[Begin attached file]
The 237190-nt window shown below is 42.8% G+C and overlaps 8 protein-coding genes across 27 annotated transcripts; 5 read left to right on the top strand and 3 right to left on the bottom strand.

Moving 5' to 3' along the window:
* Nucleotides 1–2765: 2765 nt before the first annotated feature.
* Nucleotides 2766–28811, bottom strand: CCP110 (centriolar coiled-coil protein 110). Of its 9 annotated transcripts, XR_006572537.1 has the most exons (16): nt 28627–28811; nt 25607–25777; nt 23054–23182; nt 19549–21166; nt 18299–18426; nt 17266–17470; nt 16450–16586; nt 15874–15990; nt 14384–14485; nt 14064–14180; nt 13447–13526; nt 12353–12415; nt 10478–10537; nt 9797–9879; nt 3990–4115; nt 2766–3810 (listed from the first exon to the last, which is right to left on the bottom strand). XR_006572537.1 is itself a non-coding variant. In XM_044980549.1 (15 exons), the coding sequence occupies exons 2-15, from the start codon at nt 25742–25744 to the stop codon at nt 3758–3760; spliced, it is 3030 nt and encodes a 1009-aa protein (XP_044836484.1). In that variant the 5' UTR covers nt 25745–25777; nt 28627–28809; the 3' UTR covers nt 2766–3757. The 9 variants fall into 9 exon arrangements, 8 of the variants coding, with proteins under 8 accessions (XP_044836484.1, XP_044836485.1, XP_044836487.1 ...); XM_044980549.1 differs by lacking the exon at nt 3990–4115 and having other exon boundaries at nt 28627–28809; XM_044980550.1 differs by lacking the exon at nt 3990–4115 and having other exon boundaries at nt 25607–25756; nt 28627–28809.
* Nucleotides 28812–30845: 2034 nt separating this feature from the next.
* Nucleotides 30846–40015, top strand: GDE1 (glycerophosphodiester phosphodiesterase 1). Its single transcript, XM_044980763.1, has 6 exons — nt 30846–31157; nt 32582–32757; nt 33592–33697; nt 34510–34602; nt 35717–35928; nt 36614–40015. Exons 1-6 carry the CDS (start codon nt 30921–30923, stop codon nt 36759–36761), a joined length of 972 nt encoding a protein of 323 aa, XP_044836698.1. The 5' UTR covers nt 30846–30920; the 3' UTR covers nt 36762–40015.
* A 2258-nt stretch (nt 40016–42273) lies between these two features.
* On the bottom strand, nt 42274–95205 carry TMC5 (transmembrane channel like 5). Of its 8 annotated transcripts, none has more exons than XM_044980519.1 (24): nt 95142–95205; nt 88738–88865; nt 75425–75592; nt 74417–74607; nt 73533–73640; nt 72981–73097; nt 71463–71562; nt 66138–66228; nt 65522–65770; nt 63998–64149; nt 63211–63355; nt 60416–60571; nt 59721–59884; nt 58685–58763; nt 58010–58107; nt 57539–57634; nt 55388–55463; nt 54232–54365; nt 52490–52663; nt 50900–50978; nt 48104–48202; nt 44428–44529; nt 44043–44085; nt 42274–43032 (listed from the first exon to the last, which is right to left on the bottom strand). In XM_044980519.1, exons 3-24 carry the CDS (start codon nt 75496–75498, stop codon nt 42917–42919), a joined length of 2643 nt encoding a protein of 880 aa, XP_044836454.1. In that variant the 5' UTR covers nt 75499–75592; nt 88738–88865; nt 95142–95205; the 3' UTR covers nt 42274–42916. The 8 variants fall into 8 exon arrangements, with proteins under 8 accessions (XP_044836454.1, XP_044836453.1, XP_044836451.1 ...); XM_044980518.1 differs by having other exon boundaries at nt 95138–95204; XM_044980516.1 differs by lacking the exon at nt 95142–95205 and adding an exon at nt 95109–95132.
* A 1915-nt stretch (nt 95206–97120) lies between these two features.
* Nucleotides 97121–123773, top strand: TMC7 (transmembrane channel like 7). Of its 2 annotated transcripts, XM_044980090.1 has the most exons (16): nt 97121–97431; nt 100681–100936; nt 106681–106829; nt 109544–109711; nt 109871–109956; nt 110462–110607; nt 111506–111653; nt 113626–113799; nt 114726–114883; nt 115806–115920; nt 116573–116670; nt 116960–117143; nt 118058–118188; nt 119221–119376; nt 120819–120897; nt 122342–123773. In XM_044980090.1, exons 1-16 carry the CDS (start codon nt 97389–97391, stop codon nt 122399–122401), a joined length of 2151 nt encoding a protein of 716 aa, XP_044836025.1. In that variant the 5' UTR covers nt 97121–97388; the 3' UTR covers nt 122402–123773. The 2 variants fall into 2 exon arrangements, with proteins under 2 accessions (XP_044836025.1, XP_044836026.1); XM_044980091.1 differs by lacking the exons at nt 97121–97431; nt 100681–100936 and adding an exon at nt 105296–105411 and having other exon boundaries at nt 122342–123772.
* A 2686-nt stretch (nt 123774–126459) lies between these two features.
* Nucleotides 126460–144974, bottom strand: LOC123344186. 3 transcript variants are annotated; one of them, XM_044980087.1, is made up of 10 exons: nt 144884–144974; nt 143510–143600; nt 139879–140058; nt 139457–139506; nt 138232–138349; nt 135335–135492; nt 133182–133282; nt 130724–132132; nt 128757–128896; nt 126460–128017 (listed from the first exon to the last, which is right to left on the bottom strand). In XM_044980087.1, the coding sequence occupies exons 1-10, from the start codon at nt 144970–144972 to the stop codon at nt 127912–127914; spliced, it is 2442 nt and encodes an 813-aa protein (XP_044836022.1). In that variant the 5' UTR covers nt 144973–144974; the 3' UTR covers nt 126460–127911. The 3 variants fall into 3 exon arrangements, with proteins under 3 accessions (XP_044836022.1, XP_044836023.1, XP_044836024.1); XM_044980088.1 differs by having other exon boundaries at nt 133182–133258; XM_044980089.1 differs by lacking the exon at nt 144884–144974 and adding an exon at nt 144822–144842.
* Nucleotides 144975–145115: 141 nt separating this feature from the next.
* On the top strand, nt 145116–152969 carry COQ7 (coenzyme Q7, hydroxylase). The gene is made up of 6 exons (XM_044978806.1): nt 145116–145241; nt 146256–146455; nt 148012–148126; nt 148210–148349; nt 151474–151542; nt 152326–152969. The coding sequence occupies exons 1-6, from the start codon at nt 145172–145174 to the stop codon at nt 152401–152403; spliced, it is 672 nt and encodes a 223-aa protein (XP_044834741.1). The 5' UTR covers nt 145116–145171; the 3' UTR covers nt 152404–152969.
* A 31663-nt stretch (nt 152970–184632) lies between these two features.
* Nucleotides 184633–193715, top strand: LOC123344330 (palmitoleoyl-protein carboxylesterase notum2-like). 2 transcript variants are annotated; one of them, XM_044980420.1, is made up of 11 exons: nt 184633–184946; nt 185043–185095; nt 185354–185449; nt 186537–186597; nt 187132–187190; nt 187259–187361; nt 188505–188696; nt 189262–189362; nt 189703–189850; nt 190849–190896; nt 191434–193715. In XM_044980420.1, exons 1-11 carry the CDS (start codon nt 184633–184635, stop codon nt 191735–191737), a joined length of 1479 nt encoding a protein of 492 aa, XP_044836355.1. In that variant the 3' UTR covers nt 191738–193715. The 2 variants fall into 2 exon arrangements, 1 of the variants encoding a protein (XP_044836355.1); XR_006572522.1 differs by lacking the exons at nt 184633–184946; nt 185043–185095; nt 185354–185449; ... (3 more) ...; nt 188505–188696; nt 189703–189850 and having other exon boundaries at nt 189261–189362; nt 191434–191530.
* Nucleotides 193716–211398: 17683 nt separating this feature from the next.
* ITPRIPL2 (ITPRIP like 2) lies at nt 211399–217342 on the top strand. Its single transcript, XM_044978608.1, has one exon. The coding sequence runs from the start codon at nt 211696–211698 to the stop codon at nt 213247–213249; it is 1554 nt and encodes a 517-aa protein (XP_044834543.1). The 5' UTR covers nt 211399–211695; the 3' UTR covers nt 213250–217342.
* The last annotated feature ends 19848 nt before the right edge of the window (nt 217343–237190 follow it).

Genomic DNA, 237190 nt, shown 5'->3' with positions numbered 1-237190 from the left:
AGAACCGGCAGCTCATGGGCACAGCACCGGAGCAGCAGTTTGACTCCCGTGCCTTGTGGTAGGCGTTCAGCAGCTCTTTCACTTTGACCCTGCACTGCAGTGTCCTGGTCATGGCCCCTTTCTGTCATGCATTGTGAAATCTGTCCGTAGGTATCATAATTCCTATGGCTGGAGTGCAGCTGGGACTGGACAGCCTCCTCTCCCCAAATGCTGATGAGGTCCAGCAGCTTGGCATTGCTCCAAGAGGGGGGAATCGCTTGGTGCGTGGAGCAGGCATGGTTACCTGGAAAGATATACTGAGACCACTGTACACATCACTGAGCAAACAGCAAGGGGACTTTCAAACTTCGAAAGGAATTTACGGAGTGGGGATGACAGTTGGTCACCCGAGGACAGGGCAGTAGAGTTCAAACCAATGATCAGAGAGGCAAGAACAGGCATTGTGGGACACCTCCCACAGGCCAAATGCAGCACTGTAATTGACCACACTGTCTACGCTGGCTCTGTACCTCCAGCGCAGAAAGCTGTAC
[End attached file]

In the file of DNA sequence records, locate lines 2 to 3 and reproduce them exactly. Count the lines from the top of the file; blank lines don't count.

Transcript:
Moving 5' to 3' along the window:
* Nucleotides 1–2765: 2765 nt before the first annotated feature.